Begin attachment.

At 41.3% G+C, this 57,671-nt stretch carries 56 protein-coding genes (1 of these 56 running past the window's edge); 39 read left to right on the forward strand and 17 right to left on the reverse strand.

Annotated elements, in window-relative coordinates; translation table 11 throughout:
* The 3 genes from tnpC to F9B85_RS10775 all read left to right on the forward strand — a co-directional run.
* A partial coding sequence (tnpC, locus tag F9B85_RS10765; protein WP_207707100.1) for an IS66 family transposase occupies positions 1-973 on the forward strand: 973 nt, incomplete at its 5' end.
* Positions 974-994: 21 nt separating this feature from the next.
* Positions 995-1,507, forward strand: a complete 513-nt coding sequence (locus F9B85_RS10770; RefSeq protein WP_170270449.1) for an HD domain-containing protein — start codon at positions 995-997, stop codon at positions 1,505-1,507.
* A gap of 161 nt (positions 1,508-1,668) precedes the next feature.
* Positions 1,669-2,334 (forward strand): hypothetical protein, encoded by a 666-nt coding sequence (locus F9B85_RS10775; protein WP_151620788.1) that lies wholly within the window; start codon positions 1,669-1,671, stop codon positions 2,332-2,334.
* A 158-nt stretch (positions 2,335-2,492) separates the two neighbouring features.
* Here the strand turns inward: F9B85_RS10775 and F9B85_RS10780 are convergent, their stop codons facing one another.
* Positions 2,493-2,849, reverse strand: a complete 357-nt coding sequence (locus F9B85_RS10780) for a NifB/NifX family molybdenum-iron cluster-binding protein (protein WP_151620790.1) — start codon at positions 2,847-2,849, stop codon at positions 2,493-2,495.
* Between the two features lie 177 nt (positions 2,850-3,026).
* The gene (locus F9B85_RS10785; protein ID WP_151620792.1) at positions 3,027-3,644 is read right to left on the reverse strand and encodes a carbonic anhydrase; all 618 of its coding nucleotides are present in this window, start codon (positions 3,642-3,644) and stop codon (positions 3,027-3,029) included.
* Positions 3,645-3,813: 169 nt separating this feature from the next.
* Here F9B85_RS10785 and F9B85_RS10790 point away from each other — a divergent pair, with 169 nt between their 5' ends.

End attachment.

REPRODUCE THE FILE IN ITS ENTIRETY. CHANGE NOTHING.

At 41.3% G+C, this 57,671-nt stretch carries 56 protein-coding genes (1 of these 56 running past the window's edge); 39 read left to right on the forward strand and 17 right to left on the reverse strand.

Annotated elements, in window-relative coordinates; translation table 11 throughout:
* The 3 genes from tnpC to F9B85_RS10775 all read left to right on the forward strand — a co-directional run.
* A partial coding sequence (tnpC, locus tag F9B85_RS10765; protein WP_207707100.1) for an IS66 family transposase occupies positions 1-973 on the forward strand: 973 nt, incomplete at its 5' end.
* Positions 974-994: 21 nt separating this feature from the next.
* Positions 995-1,507, forward strand: a complete 513-nt coding sequence (locus F9B85_RS10770; RefSeq protein WP_170270449.1) for an HD domain-containing protein — start codon at positions 995-997, stop codon at positions 1,505-1,507.
* A gap of 161 nt (positions 1,508-1,668) precedes the next feature.
* Positions 1,669-2,334 (forward strand): hypothetical protein, encoded by a 666-nt coding sequence (locus F9B85_RS10775; protein WP_151620788.1) that lies wholly within the window; start codon positions 1,669-1,671, stop codon positions 2,332-2,334.
* A 158-nt stretch (positions 2,335-2,492) separates the two neighbouring features.
* Here the strand turns inward: F9B85_RS10775 and F9B85_RS10780 are convergent, their stop codons facing one another.
* Positions 2,493-2,849, reverse strand: a complete 357-nt coding sequence (locus F9B85_RS10780) for a NifB/NifX family molybdenum-iron cluster-binding protein (protein WP_151620790.1) — start codon at positions 2,847-2,849, stop codon at positions 2,493-2,495.
* Between the two features lie 177 nt (positions 2,850-3,026).
* The gene (locus F9B85_RS10785; protein ID WP_151620792.1) at positions 3,027-3,644 is read right to left on the reverse strand and encodes a carbonic anhydrase; all 618 of its coding nucleotides are present in this window, start codon (positions 3,642-3,644) and stop codon (positions 3,027-3,029) included.
* Positions 3,645-3,813: 169 nt separating this feature from the next.
* Here F9B85_RS10785 and F9B85_RS10790 point away from each other — a divergent pair, with 169 nt between their 5' ends.